Punishment phase begins in Dallas dentist's murder trial

A Dallas County jury returned to work to decide if a man will spend his life in prison or face execution for pulling the trigger in a murder-for-hire plot.

Kristopher Love was convicted last week of capital murder for the death of Kendra Hatcher, a pediatric dentist in Dallas.

Prosecutors said the 34-year-old was hired to shoot and kill Hatcher inside the parking garage at her Uptown Dallas high-rise apartment complex in 2015. The plan was orchestrated by Brenda Delgado because Hatcher was dating her ex-boyfriend.

The woman convicted of being the getaway driver, Crystal Cortes, testified against Love. She will be sentenced to 35 years in prison in exchange for her testimony.

Delgado has not yet gone to trial for capital murder. She fled the country after the murder. As part of the extradition agreement with Mexico, she cannot be given the death penalty if convicted.

Hatcher’s sister and best friend testified on Monday and brought some jurors to tears as they spoke about the generous and unselfish woman.

Hatcher’s older sister, Ashley Turner, told jurors all five siblings grew up in a very close and loving family in a little town called Pleasant Plains outside Springfield, Illinois.  

“Kendra would spend her Christmas break and Spring Breaks traveling to… help other people,” Turner said fighting back tears.

Turner says her sister was active, ambitious and strived for excellence.

“Cheerleading. Volleyball. The National Honor Society. I believe she was president of the Thespian Society and president or vice president of the Spanish Club,” she explained.

Turners told jurors Hatcher was driven to help others and donated her time to Habitat for Humanity.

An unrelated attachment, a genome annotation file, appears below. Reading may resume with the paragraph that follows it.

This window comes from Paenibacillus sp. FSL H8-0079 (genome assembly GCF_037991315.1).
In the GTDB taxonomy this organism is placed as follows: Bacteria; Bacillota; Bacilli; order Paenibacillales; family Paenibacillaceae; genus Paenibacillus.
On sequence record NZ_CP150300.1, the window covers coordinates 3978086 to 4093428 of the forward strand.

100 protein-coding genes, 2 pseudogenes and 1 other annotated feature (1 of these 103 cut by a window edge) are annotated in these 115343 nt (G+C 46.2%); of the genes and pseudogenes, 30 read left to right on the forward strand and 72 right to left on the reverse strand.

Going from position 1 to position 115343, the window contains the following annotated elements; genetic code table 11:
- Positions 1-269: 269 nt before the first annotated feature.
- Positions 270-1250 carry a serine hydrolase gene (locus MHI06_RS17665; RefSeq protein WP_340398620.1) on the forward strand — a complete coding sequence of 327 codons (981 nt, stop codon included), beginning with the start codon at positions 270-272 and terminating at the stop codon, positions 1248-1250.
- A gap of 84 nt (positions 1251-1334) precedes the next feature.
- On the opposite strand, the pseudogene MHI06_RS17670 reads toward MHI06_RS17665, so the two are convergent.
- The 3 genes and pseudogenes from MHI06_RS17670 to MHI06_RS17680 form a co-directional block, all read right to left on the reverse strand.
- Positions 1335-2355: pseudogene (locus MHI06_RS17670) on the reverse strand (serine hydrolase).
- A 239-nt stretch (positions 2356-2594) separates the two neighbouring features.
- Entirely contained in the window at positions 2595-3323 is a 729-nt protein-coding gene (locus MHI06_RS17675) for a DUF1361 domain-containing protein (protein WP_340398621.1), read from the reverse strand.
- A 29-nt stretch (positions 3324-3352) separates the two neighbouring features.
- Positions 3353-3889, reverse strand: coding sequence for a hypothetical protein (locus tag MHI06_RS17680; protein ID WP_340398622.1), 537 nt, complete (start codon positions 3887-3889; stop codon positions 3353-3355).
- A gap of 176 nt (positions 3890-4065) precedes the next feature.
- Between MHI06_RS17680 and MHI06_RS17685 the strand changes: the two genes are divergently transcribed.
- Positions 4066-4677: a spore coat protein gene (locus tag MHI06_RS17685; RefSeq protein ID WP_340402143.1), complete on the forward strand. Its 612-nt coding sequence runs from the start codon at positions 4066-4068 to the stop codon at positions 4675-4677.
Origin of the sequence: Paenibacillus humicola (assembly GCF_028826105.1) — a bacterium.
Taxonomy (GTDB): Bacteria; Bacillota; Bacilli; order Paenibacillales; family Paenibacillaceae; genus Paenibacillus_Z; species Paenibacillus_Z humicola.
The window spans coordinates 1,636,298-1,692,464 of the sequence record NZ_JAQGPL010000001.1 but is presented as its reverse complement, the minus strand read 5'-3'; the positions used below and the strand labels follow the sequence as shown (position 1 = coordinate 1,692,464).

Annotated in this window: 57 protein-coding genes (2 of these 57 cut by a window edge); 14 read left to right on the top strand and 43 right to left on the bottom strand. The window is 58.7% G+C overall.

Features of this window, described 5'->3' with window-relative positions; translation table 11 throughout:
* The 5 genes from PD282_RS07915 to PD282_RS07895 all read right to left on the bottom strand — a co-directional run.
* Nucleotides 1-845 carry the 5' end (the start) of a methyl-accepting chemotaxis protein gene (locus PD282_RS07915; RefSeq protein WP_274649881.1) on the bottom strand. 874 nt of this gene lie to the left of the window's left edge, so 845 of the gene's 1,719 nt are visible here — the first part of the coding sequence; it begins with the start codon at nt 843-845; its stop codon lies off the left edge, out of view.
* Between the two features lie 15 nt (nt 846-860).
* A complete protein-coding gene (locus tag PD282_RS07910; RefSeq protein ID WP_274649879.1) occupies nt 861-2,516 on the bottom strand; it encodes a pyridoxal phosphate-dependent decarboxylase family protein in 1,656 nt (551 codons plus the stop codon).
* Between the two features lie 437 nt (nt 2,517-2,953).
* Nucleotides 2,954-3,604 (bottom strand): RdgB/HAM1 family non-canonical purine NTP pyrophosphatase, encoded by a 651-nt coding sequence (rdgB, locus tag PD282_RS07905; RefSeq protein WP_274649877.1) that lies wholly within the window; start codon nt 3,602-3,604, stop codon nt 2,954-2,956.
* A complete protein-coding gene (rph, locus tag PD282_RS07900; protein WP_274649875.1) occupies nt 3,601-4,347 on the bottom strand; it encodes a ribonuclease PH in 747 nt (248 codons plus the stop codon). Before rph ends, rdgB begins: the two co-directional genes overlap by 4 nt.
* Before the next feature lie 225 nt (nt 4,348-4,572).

“She would go to Ecuador or to Spain to give medical treatment,” she said.

Turner says her sister became a pediatric dentist and moved to Dallas to help underprivileged children.

Hatcher was murdered just weeks before her family was to meet the man she planned to marry.

“We didn’t know that evil like this existed,” Turner said. “Kendra had no idea that she was being watched for months.”

Jurors also heard about Love’s criminal history, which includes aggravated robbery and burglary in Tennessee. A police officer from Tennessee testified that he has an outstanding warrant for felony possession of a firearm and that warrant was active when he murdered Hatcher.

Prosecutors showed text messages of Love’s life of drugs and prostitution in Dallas. They also showed several of his graphic tattoos, including one that says life or death.

With the death penalty at stake, prosecutors tried to drive home how devastating Hatcher's murder has been to her family and friends.

“To me — if you did the right things, if you lived a good life, if you are honest and kind to people — these types of things don’t happen to you,” said Tammy Pantano, Hatcher’s best friend. “And for Kendra to be murdered the way that she was murdered? There is no one safe. I don’t feel safe!”

During the trial, Love declined to take the witness stand in his own defense. His attorney also did not call any witnesses. It’s not yet clear what they have planned for the sentencing phase.

The state is seeking the death penalty for Love.

The trial will continue on Tuesday.